Well basically I've just been getting by... I was able to find a job first of all as a substitute teacher. And then I was hired as a high school biology teacher.But, uh, my loans are on deferments right now, and I have some forbearance to go.
    But at this point I'm not sure any of the other career options. I thought about, you know, physician assistant, other programs like that... But it requires going into more debt...
    Because I'm not in a position where I could work and then pay as I go... Plus pay off the current loans I've got now, too.

    Ramsey: Yeah... So what would it take to be a PA (physicians assistant) from where you are?

    I would have to take up another year of classes. I would have to take some other entrance classes and then two and half years for the program itself.
    Ramsey: Wow...

    Then it would be, that's probably at least another 70... 60 to 70 thousand dollars in tuition and living expenses.

    Ramsey: What about nursing?

    My undergraduate degree was in biology, and then ended pre-med...

    And so none of the med school work you've done applies to anything else?

    No, none of it... it's... I have the debt but none of the courses, none of it actually I can transfer to anything.

    [moment of silence]
    Wow
    ...
    Right now I'm 34 years old, and so I have all this debt, but no savings, nothing at all.
    ...
    Ramsey: I'm sorry you're facing this.
    [Ramsey has a sad frown, and doesn't really know what the exact solution is to get the man out of this]


    To give some idea of how much $430,000 is, the median income for someone with a 4-year college degree in the U.S. was $54,700 in 2018. (That is before taxes)

    In the U.S., student loans usually cannot be discharged through bankruptcy.
     
    Last edited: Sep 30, 2023
  2. FreshAir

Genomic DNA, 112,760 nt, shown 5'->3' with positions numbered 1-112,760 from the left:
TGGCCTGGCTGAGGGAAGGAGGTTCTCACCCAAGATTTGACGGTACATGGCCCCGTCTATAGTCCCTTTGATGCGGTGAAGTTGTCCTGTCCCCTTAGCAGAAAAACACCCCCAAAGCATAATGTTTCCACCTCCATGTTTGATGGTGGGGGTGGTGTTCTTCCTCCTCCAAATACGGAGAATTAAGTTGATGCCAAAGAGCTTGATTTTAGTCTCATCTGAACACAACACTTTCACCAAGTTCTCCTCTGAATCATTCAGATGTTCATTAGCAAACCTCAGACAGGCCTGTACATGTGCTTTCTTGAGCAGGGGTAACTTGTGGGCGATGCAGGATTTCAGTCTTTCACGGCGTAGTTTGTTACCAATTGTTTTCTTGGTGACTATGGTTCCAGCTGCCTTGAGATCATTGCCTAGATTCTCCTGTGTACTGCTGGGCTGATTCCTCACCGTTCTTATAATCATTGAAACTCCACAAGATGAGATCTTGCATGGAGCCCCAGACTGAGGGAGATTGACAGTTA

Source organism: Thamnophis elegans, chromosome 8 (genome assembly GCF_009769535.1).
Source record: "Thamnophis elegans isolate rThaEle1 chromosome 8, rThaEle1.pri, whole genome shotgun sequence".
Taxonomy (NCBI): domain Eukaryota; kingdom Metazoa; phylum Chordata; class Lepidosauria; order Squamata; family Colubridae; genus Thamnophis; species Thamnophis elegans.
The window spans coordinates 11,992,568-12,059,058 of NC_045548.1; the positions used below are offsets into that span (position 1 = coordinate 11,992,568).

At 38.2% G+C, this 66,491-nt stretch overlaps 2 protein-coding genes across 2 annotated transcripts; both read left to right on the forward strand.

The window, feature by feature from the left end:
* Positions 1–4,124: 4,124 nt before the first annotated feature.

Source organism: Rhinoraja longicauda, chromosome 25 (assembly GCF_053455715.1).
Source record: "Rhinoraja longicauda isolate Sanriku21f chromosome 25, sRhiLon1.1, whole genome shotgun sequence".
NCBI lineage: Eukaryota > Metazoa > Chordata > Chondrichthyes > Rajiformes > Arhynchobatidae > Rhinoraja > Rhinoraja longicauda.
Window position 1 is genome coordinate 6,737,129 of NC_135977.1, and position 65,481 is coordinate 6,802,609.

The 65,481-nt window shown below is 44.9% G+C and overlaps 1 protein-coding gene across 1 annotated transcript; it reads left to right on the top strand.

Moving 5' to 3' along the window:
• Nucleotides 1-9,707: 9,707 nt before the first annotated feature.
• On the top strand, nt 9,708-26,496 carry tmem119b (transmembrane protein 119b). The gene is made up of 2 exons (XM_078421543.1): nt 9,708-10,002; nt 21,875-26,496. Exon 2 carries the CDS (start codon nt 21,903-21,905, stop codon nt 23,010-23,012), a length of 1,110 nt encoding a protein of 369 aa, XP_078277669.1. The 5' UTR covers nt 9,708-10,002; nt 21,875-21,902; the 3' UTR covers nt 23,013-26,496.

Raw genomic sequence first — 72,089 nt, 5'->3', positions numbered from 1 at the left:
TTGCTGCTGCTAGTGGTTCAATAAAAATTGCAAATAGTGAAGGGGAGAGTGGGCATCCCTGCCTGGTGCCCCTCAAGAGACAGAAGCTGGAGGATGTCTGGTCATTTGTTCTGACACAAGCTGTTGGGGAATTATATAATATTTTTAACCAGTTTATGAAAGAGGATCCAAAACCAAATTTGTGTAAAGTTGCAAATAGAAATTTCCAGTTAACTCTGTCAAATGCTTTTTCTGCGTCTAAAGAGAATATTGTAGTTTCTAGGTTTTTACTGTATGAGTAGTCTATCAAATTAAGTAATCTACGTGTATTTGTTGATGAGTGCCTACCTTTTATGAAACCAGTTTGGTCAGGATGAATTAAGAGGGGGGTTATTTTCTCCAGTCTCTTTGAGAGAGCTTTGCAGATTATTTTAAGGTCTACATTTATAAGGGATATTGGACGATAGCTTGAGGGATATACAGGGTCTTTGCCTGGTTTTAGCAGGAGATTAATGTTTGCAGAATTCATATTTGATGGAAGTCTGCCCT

FreshAir Well-Known Member Past Donor

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    medical school should be free to those that agree to work for the State for 10 years after graduation
     
  3. kazenatsu

    kazenatsu Well-Known Member Past Donor

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    Medical school is not free. Someone pays for it.

    Making medical schools "free" would not end up being fair. Because any time government makes something "free", they end up rationing it and only a limited number of people get it. That would end up meaning that some people who go to medical school would end up having to take on huge amounts of debt, while other wouldn't. Indeed, the ones who did have to get into debt would even end up paying taxes to pay off the debt of the other students.

    The government cannot provide free medical education for everyone who wants it. That would not be a wise use of resources. The government could not even afford to do that.

    Rather than using limited available funding to send a small select group of people to medical school for free, it might be a better idea to use any increase in funding to increase the number of positions in medical schools, so a larger number of applicants can get in.

    Taxpayers sort of already subsidize part of the cost of medical school, and the tuition for public medical schools, while it may be expensive, still does not cover all of the cost.

    I do think however there should be some sort of forgiveness program in place so that those who do not end up finishing the program and qualify for practicing as a doctor do not have to pay back the full amount of money they borrowed, and in addition have an income-based repayment plan. Otherwise the small percentage of people who never finish the program will be burdened with a gigantic crushing debt that is too difficult to pay back with their small incomes. Virtually no one who goes through medical school and then halfway through a residency training program just decides they do not want to be a doctor. If they drop out, it's not an intentional decision, either that it is because of an extreme mental breakdown, which is still not really it was their choice.
     
    Last edited: Sep 30, 2023